Local Current Blog

The Replacements family tree

We are just days away from a new chapter in the Replacements’ history as the band—which currently consists of founding members Paul Westerberg and Tommy Stinson, plus stand-ins Josh Freese and David Minehan—prepares to play their first show in 22 years this Sunday in Toronto.

The unexpected reunion has already gotten us reminiscing here at the Current, and led to us compiling a beginner’s guide to the Replacements earlier this week. Now, we’ll peel back another layer and get into the band’s position in the larger Minnesota music community.

Like so many sections of our music scene, the corner that the Replacements dominated is full of overlapping members, cross-pollinations, and regenerations. To get the full sense of their position in the Minneapolis rock scene, we mapped out a flowchart that traces the band’s family tree out onto each limb and back down to its roots.

As you’ll see in the infographic below (which can be enlarged by resizing your browser or by downloading a .PDF or .PNG version), the tree isn’t comprehensive by any means—once you get to the outer ring you could keep expanding, and expanding, and expanding. The goal of this project, rather, was to show just how many of the band’s connections manage to circle right back around to the beginning again; even the band’s newest collaborators, Freese and Minehan, had already shown up once or twice already in the band’s past.

Behold: the many twists, turns, and tangles of the Replacements.

And for more ‘Mats, stay tuned to the blog and my Twitter feed this Sunday night for live coverage of the band’s first of three Riot Fest shows.

Previously:

Download a .PDF or .PNG version of the family tree.

  • Apple_jack

    Where’s Michael Bland?

    • Andrea Swensson

      Michael Bland could be the basis for a whole new chart, and since we wanted to keep this centered around the Replacements, we left him off. But he could provide the essential link between this chart and one about Prince…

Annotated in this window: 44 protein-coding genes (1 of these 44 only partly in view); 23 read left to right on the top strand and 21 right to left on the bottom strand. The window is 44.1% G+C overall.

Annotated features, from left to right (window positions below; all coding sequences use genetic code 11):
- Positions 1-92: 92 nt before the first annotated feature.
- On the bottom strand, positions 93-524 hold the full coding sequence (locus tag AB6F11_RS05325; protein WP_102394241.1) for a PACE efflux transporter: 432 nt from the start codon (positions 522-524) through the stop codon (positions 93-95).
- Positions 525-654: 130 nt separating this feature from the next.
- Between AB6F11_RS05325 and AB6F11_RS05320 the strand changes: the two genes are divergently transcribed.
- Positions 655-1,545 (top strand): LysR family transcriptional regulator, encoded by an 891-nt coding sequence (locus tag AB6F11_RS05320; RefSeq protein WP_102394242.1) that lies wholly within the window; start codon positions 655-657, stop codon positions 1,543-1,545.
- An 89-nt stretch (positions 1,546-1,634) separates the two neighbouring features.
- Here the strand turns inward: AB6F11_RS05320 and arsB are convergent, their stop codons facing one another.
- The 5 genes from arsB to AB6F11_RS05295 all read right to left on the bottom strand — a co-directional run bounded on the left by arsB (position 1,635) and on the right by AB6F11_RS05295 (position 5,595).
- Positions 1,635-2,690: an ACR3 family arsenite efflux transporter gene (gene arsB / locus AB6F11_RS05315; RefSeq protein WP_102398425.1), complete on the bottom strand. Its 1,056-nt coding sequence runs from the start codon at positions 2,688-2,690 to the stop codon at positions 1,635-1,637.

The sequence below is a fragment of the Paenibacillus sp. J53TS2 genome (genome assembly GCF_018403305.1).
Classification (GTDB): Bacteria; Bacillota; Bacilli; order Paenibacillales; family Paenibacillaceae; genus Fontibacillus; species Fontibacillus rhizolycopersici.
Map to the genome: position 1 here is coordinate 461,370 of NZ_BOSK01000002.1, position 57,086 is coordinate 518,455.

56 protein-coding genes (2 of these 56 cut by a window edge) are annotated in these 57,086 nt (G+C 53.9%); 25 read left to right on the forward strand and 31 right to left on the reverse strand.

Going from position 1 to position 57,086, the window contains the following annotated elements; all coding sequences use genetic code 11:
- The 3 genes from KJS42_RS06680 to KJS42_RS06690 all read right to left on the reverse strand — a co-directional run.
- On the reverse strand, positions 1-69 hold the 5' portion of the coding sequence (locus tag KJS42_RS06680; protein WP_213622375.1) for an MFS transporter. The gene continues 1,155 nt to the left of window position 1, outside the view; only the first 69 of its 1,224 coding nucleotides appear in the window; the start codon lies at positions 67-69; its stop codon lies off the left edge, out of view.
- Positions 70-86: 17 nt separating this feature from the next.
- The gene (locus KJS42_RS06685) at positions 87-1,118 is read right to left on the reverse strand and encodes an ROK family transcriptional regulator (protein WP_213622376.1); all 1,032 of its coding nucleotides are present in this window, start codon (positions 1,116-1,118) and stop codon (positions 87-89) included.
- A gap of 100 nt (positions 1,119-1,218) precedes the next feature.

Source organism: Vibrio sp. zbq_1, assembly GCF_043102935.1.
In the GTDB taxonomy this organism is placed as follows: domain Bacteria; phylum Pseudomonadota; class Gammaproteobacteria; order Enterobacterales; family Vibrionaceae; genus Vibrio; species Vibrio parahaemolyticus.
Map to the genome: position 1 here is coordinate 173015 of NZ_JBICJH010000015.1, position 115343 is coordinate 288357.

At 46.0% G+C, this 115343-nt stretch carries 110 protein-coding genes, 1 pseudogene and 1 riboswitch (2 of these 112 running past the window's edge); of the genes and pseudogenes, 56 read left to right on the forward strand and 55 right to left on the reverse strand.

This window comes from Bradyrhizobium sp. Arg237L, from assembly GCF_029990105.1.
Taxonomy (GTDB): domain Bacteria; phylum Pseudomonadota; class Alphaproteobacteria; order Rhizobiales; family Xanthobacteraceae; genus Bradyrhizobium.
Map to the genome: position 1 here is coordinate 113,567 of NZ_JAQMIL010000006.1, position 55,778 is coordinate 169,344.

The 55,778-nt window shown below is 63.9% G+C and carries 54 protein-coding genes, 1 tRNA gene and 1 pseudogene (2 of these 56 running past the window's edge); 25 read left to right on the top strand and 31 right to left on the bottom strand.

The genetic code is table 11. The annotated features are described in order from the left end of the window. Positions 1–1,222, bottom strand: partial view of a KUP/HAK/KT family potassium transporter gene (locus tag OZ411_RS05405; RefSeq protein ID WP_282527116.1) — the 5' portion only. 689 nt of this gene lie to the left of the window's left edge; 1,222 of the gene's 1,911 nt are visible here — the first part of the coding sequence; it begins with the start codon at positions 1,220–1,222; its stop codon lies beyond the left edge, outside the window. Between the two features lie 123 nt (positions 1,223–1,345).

• Andy

    Is Riot Fest going to be broadcast live on the internet such as on Youtube like Lollapalooza was?

  • DonnieSticks

    I wouldn’t put any weight on that Bob Stinson/Trailer Trash branch.

  • PD Larson

    Should be “Spooks,” not “Spookes.” Michael Bland (+Jim Boquist + Kevin Bowe) played in Paul’s 2004 live band. Paul produced and played on The Leatherwoods album (with Tim O’Reagan before he joined The Jayhawks). Noah Levy drummed with Golden Smog…

  • Gérard Boissy

    Also missing is Spider Bite (aka Spyder Byte), which was an Alice Cooper cover band that I played in with Bill Sullivan on vocals, Tommy Stinson on Guitar/Bass, Caleb Palmiter on Bass, Jim Boquist on guitar/bass and Chris Mars on drums.
    We played a few shows in the Entry.

  • Sleep Study

    This is so unbelievably freaking gnarly awesome.

  • jason

    Awesome, but shouldn’t Bash and Pop be under Tommy as well?

    • jason

      nevermind, i’m an idiot

  • John Davidson

    Dave Minehan played in The Neighborhoods, a Boston band. And of course Peter Buck of REM played on “I Will Dare”!

  • John Davidson

    If you start adding in the session players, the list could get even longer.

  • Michael Toland

    You could connect David Minehan to his great band the Neighborhoods (who are, admittedly, a Boston band, not a Minneapolis one).

  • Wooden Gargoyle

    I should be on there as the person that T. Stinson wanted to beat the sh*t out of at a party. I was minding my own business BTW.

  • essar1

    Dave Minehan’s band The Neighborhoods were criminally underrated back in the 90′s. What a great addition for these shows.

    • Johnny Rock

      The Hoods were a band from ’78-’92 and reformed in ’03 and still play to this day. http://www.hoodsnoise.com

  • Johnny Rock

    Dave Minehan also played in Aerosmith, filling in for Brad Whitford in ’93 for 3 shows!!!

  • Johnny Rock

    Dave also had a band called the Stardarts with ‘Mats manager Darren Hill on bass!!!

  • Steve S

    You forgot Josh Freese played in GNR